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Forging Bilingual Pathways

Chemeketa Community College faculty member prepares bicultural students to pursue a future in teaching

By Julia Sanders  |  Photo by Thomas Patterson


Having immigrated to the United States with her own family, Sara Csaky has a deep understanding of the struggles faced by Oregon’s young immigrant population. It’s an understanding that has had a tremendous impact on her work.

“Teachers are mirrors. Each student can find themselves in those mirrors as learners and as people. I am a mirror where students can see what it means to be an immigrant, what it means to be bilingual, what it means to be a person who speaks with an accent, a person who is not afraid of saying that she is from Argentina. I cook, eat, and sleep the Argentinian way and I am not going to give that up because that is me,” says Csaky. “I am a practitioner that has the ability to connect theory and practice. I don’t need to look for examples in the book because I have it in my heart.” 

Csaky is a professor in the Bilingual Student Teacher Pathway program at Chemeketa Community College, a specially designed path that offers financial assistance to Spanish-speaking students hoping to become teachers. Her life experience has equipped her with a unique insight into what Oregon’s bilingual students and teachers need in order to thrive.

Though Oregon is one of the least culturally diverse states in the country, minority enrollment in K-12 public schools has been increasing steadily over the past decade and shows no sign of slowing down. In 1998 minority students made up just 16.4 per- cent of K-12 students in the state, a number which has since risen to 36.4 percent. As Oregon’s student population becomes more diverse, diversity among teachers has only grown by 4.6 percent. Csaky and Chemeketa’s Bilingual Pathway program seek to encourage bilingual and bicultural individuals to enter the teaching force in order to provide students with role models who look like them, sound like them, and help them discover their individual identities.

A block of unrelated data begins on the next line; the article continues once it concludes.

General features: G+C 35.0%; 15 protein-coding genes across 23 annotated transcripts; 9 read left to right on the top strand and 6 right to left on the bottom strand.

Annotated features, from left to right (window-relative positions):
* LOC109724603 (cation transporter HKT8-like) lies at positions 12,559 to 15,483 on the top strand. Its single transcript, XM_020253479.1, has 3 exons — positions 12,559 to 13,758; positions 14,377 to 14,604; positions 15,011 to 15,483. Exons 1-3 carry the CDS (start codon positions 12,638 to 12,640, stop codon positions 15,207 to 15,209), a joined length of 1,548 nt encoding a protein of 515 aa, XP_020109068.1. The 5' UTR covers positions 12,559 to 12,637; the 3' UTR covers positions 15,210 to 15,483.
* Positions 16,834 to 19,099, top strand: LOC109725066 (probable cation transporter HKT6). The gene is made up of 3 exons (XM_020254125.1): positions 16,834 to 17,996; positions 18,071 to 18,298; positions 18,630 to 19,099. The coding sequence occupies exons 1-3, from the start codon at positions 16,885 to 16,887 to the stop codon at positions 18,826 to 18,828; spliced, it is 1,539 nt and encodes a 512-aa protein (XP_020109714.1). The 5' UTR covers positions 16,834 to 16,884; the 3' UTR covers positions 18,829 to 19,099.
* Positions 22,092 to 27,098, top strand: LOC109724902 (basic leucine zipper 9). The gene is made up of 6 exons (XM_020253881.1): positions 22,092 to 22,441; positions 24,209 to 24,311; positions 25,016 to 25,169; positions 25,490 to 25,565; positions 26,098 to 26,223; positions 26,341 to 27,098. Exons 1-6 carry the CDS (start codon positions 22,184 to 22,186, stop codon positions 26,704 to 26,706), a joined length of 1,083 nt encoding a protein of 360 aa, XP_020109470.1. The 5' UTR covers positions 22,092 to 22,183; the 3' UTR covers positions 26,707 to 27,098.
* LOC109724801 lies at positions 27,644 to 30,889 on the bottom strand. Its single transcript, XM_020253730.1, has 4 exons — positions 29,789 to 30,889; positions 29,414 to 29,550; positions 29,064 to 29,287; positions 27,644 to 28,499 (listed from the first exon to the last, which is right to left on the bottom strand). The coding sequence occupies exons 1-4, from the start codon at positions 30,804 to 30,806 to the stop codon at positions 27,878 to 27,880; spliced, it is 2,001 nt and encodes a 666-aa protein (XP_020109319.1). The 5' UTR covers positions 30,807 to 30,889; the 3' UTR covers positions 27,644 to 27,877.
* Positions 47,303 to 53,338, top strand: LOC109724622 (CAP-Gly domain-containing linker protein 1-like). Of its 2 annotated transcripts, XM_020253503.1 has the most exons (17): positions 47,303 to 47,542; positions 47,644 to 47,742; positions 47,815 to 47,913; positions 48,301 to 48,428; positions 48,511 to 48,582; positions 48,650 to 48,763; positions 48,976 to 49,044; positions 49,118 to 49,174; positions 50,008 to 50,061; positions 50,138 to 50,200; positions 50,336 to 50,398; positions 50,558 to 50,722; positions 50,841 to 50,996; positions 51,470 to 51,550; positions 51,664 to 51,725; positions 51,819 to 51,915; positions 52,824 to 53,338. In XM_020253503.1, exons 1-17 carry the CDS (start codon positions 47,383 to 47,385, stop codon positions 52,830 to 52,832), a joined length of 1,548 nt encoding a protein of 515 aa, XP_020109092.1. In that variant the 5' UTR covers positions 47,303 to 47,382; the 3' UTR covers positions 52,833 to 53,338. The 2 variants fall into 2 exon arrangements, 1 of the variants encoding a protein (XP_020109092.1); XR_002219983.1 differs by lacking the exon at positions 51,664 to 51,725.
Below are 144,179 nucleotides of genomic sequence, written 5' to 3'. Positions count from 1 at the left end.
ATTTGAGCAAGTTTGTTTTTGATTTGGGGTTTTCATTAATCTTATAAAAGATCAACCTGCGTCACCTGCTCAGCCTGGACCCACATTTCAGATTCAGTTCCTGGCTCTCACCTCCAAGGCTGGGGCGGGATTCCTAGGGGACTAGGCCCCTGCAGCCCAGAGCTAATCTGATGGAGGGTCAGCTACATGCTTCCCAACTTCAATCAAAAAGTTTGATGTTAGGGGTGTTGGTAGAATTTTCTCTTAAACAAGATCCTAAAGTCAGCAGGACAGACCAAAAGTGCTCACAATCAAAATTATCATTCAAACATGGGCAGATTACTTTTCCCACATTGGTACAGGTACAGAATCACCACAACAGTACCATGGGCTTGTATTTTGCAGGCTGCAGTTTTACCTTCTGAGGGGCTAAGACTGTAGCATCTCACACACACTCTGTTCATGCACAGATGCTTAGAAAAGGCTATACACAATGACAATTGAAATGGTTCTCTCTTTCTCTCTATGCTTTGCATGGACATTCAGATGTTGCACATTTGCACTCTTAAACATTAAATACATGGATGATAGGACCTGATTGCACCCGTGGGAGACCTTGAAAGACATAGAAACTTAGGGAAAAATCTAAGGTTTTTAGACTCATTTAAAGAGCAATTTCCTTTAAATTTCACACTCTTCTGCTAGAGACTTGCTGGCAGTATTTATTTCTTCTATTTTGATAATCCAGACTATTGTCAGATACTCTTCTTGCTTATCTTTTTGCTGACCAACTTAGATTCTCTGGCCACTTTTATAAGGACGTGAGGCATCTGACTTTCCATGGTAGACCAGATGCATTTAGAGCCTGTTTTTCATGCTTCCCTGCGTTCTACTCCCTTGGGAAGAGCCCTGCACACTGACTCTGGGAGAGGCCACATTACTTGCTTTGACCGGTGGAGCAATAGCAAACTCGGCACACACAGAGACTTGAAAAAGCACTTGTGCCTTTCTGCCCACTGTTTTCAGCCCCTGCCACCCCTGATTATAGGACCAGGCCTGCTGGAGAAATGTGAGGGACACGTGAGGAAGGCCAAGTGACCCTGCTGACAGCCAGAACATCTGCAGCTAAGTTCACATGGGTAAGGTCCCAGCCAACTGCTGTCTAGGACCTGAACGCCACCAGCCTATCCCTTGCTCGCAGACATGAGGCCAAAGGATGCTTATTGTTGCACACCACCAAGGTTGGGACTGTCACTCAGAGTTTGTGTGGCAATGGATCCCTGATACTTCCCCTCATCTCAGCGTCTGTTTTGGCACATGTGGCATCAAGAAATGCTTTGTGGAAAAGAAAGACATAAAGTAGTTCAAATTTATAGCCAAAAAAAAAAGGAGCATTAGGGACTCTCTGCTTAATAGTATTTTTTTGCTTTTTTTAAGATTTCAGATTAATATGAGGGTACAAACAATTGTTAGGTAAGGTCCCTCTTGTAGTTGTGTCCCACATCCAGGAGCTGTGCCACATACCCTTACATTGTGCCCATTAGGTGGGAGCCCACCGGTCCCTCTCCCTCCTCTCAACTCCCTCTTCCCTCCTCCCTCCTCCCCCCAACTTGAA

“Connecting to a person who looks like and speaks like your family is a little faster and easier than connecting with a person who doesn’t,” says Csaky. “I don’t want people to think that if you aren’t bilingual or bicultural you won’t be successful work- ing with students though, because what is most important is for your heart to become bicultural. Sometimes people think that they only have one culture, but really we all have many cultures. Culture can be broader than ethnicity or language.”

Csaky, who immigrated from Argentina as an adult, comes from a long line of educators. “My great grandmas were teachers and my grandmas were our teachers at home and helped model good teaching to us,” Csaky explains. Her two younger sisters are teachers in Mexico and Argentina, her brother married a teacher, and after her husband gave up a career in engineering, he became — you guessed it — a teacher. “You can see that teaching is a real love of the family,” she says with a smile.

In addition to teaching, Csaky’s love of language runs in the family. “I learned a lot about languages when I was a kid because my grandparents were immigrants. In my household growing up there were other languages spoken,” she says. “I was raised by grandparents speaking with accents. My grandmother spoke five different languages. My mom learned many languages and it was expected of us to at least learn English. I had the important experience of learning a second language as a child.” 

“Sometimes a teacher’s glasses can only see a certain thing and not much more beyond that. It’s not because you
have a bad heart or bad intentions. The majority of the time it is just a lack of information.”

— Sara Csaky

Csaky’s passion for teaching and learning started at a very young age. The power of knowledge was made evident in her experiences as a young adult living in a country that was transformed from a dictatorship to a democracy. “In Argentina, I went to a private Catholic School because at that time, we had a lot of social turmoil and had a dictatorship. Because of security, going to public school was really not an option, so we ended up in a private all girls Catholic school,” says Csaky. “I finished high school with a technical degree in teaching. While there, I took classes in education, psychology, history of education, and the philosophy of education.”